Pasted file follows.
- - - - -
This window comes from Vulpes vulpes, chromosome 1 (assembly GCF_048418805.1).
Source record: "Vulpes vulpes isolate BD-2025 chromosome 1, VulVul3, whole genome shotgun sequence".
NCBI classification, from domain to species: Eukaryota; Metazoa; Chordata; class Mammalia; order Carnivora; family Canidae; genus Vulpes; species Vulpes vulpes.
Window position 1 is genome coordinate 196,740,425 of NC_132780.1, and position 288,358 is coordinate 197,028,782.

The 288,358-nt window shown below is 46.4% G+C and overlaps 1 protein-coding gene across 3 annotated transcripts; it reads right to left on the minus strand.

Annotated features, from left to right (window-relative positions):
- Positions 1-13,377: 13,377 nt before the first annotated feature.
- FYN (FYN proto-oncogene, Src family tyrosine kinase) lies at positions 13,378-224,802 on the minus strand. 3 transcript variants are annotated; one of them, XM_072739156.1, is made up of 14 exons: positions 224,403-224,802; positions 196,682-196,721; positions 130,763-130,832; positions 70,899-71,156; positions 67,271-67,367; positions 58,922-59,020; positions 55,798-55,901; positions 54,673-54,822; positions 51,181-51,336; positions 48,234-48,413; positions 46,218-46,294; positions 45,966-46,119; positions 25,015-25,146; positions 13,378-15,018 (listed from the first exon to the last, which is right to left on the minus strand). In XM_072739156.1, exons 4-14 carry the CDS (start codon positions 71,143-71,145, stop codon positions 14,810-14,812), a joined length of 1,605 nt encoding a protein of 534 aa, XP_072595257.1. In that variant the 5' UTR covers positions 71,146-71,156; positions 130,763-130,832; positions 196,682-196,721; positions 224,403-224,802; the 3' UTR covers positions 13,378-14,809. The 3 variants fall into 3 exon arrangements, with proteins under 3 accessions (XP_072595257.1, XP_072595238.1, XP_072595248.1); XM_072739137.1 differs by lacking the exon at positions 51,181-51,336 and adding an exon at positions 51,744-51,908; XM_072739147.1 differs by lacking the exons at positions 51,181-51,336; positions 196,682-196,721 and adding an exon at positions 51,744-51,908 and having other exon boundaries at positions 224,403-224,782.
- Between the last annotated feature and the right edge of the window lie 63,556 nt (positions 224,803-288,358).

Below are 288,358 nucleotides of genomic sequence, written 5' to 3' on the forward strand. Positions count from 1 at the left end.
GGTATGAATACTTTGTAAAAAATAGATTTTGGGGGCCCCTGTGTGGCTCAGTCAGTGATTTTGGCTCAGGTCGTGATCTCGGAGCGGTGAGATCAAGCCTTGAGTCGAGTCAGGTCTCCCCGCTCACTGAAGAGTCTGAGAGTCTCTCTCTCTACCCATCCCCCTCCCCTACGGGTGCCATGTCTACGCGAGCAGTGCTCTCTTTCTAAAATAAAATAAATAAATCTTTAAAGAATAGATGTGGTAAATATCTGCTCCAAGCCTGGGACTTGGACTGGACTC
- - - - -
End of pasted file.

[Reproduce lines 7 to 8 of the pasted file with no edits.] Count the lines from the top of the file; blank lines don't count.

- Positions 1-13,377: 13,377 nt before the first annotated feature.
- FYN (FYN proto-oncogene, Src family tyrosine kinase) lies at positions 13,378-224,802 on the minus strand. 3 transcript variants are annotated; one of them, XM_072739156.1, is made up of 14 exons: positions 224,403-224,802; positions 196,682-196,721; positions 130,763-130,832; positions 70,899-71,156; positions 67,271-67,367; positions 58,922-59,020; positions 55,798-55,901; positions 54,673-54,822; positions 51,181-51,336; positions 48,234-48,413; positions 46,218-46,294; positions 45,966-46,119; positions 25,015-25,146; positions 13,378-15,018 (listed from the first exon to the last, which is right to left on the minus strand). In XM_072739156.1, exons 4-14 carry the CDS (start codon positions 71,143-71,145, stop codon positions 14,810-14,812), a joined length of 1,605 nt encoding a protein of 534 aa, XP_072595257.1. In that variant the 5' UTR covers positions 71,146-71,156; positions 130,763-130,832; positions 196,682-196,721; positions 224,403-224,802; the 3' UTR covers positions 13,378-14,809. The 3 variants fall into 3 exon arrangements, with proteins under 3 accessions (XP_072595257.1, XP_072595238.1, XP_072595248.1); XM_072739137.1 differs by lacking the exon at positions 51,181-51,336 and adding an exon at positions 51,744-51,908; XM_072739147.1 differs by lacking the exons at positions 51,181-51,336; positions 196,682-196,721 and adding an exon at positions 51,744-51,908 and having other exon boundaries at positions 224,403-224,782.